Overall both the Kenai and the Kasilof saw strong returns of early run king salmon. New regulations imposed to protect potentially vulnerable portions of these runs and to prevent in-season closures on lean years, seemed to be effective in achieving both of these goals. Pro-active regulations that protect vulnerable species from excessive or selective harvest yet still allow participation and harvest opportunity are a win-win in my book.
While king salmon are typically the headliner of the early season, mid June opens several other fisheries well deserving of their due attention. The opening week of trout season was as usual outstanding. The Kenai’s reputation as a world-class trophy rainbow fishery is anything but over-stated as for the quality and quantity of wild trout if offers, few rivers on the planet can compete. While the lack of winter snowfall looked like it would lead to low seasonal water levels, warmer than normal June temperatures melted existing snow and glaciers and the Kenai was a bit higher than normal in mid to late June. We spent a number of days in late June and early July enjoying extremely productive trout fishing, always a favorite trip for our guests.
Between the big kings and endless trout, we also spent many June days on the West Side of Cook Inlet catching bright sockeye salmon in Big River Lake near the outlet of Wolverine Creek. This popular fly out destination is always popular due to the excellent fishing and the spectacular bear viewing. Several sow brown bears with twin and triplet cubs regularly visited the lake to fish. This was always a welcome opportunity to take a break from fishing and a unique chance to take pictures of bears in their own backyard. Rules prohibit fishing while they are present and from the boats we are privileged to witness the most unique bear viewing opportunity in South Central Alaska, if not the entire state. Additional rules that require visitors to remain in boats while fishing near Wolverine Creek and requiring all fish to be stored in bear proof containers, have helped preserve this unique fishing and bear viewing opportunity for future guests. I have been proud to serve as lodge owner representative on the Wolverine Creek Management Committee, created by the Alaska Department of Fish and Game.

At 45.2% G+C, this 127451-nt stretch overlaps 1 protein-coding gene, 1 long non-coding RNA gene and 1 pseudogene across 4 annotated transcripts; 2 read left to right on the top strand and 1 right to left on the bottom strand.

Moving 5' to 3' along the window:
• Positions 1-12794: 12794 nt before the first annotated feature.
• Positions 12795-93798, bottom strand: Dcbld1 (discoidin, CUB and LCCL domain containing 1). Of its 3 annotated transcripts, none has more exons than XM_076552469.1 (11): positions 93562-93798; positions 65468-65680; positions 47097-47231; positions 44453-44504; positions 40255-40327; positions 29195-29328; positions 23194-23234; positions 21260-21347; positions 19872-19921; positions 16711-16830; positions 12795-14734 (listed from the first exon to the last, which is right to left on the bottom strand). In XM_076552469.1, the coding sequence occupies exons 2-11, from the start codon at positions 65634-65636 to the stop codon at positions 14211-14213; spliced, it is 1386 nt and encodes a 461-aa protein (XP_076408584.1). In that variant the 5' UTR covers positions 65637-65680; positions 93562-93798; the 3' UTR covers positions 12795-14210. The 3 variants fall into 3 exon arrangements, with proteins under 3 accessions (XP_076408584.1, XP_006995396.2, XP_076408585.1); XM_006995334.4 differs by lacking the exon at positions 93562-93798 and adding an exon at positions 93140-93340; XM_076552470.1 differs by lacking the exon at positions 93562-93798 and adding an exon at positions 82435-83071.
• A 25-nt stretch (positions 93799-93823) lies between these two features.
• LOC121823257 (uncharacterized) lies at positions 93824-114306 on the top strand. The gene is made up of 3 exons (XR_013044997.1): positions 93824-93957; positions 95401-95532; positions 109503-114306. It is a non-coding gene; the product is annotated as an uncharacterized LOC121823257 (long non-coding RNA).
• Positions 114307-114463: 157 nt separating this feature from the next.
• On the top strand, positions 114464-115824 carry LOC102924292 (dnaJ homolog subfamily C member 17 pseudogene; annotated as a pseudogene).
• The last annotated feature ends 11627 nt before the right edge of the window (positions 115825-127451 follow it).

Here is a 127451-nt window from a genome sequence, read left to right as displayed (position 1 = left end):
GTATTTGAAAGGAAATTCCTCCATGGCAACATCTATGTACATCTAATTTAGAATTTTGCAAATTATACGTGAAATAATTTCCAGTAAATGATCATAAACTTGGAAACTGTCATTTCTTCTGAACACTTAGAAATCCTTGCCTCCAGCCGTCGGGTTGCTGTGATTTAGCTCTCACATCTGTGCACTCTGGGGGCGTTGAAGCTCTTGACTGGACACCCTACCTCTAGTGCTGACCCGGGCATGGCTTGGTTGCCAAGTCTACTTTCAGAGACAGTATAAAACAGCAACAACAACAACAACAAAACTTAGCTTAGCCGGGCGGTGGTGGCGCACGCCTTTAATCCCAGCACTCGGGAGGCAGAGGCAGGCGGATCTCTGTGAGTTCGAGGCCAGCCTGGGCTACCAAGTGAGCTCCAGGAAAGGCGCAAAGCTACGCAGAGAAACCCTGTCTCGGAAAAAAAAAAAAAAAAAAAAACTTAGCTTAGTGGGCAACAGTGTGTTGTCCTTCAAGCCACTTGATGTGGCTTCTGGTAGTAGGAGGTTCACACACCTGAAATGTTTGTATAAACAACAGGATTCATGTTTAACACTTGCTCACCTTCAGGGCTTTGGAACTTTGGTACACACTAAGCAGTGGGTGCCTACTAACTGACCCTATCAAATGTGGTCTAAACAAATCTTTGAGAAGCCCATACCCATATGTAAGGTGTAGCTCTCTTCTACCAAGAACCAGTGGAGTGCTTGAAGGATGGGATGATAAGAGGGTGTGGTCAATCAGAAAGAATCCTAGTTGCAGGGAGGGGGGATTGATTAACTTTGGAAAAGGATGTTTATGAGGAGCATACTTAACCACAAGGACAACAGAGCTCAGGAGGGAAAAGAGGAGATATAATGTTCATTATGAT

The typical mayhem that signifies the arrival of thousand of sockeye salmon to the Russian river was a bit less chaotic this year as the Russian run was merely average compared to blockbuster returns the two previous seasons. Anglers were not the only ones not always getting their limits, as more frequent brown bear activity seemed to indicate there were less fish upriver than normal. ADF&G closed the fishing after midnight in late June to give the normally nocturnal bruins a little extra room.